why museums hide masterpieces away

article by Kimberly Bradley | BBC Culture | 23 January 2015 | featured image: Many museums and galleries maintain vast facilities to store works not on public display (picture courtesy of Montel)

In major museums around the world, some truly great works of art are hidden away from public view. What are they – and why can’t we see them? Kimberly Bradley finds out.
Albrecht Dürer, Young Hare, 1502 (Corbis)
Albrecht Dürer, Young Hare, 1502 (Corbis)

The numbers don’t lie. At New York’s Museum of Modern Art, 24 of 1,221 works by Pablo Picasso in the institution’s permanent collection can currently be seen by visitors. Just one of California conceptual artist Ed Ruscha’s 145 pieces is on view. Surrealist Joan Miró? Nine out of 156 works.

The walls of the Tate, the Met, the Louvre or MoMA may look perfectly well-hung, but the vast majority of art belonging to the world’s top art institutions (and in many countries, their taxpayers) is at any time hidden from public view in temperature-controlled, darkened, and meticulously organised storage facilities. Overall percentages paint an even more dramatic picture: the Tate shows about 20% of its permanent collection. The Louvre shows 8%, the Guggenheim a lowly 3% and the Berlinische Galerie – a Berlin museum whose mandate is to show, preserve and collect art made in the city – 2% of its holdings. These include approximately 6,000 sculptures and paintings, 80,000 photographs, and 15,000 prints by artists including George Grosz and Hannah Höch.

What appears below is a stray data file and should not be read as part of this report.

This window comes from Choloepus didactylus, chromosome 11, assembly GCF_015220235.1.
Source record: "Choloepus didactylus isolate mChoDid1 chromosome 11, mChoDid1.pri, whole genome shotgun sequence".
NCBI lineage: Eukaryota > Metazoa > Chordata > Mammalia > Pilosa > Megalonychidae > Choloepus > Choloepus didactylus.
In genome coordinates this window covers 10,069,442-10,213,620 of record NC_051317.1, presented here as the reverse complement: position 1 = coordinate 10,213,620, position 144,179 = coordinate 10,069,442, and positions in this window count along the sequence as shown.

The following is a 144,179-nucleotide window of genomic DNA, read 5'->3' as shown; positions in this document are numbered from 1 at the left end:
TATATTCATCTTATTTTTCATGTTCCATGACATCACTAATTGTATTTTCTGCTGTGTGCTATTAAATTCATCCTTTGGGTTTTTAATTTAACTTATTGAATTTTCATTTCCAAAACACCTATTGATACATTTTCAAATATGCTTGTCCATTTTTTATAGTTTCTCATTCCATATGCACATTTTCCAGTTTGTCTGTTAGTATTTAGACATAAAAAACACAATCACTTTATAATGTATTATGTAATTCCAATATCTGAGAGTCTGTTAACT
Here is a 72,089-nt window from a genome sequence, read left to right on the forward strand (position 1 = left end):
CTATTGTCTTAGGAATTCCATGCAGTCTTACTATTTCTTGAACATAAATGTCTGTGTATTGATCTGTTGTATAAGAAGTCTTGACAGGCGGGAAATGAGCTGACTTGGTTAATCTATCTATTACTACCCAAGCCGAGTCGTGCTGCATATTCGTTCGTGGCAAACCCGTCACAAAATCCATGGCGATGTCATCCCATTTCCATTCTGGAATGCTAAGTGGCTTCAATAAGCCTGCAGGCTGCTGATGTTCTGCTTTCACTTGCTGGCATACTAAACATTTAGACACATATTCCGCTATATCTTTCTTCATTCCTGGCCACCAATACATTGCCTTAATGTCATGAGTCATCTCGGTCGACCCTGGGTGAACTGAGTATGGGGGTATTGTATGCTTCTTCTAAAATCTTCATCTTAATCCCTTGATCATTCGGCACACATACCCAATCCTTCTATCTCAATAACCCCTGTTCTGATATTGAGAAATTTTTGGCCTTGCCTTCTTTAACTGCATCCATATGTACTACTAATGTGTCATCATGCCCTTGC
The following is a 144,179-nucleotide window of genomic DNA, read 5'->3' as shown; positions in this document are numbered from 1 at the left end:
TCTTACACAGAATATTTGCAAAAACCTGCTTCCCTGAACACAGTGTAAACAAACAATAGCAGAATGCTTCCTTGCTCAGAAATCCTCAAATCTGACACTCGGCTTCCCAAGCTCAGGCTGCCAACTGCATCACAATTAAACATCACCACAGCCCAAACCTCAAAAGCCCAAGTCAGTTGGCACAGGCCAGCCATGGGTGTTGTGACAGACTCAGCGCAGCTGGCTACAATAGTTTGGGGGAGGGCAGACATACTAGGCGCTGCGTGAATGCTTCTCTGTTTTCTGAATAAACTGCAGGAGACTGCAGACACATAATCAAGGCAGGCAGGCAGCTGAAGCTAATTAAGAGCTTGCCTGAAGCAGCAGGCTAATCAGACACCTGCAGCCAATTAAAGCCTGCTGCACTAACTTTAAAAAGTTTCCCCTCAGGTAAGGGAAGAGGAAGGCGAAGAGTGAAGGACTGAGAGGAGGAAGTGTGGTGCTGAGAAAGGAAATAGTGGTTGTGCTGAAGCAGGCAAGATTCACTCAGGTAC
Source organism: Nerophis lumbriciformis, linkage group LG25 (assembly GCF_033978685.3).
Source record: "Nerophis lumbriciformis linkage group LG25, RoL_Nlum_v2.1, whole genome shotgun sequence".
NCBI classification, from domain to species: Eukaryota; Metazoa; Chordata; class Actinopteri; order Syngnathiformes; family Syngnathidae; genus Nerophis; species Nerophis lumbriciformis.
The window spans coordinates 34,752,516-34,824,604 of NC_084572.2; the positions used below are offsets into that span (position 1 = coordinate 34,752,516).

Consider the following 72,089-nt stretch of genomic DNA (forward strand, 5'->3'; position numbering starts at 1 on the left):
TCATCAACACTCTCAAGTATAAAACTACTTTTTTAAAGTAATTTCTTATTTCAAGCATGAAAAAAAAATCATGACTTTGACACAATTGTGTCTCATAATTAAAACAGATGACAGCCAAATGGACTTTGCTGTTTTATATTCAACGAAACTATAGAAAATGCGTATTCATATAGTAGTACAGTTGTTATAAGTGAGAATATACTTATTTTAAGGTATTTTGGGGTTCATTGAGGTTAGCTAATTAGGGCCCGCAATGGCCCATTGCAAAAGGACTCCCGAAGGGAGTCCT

“We don’t have the space to show more,” says Berlinische Galerie director Thomas Köhler, explaining that the museum has 1,200 sq m in which to display works acquired over decades through purchases and donations. “A museum stores memory, or culture,” explains Köhler. But here, like in other museums around the world, many works rarely if ever see the light of day.

A spatial deficit is only one reason why not. Another is fashion: some holdings no longer fit their institutions’ curatorial missions. Lesser works by well-known artists may also languish – their hits hang on museum walls; their misses lie forgotten in flat files. Works that come to a museum within estate acquisitions “might sit around in crates for years, waiting to be sorted,” explains Köhler. Some works stay under wraps due to …

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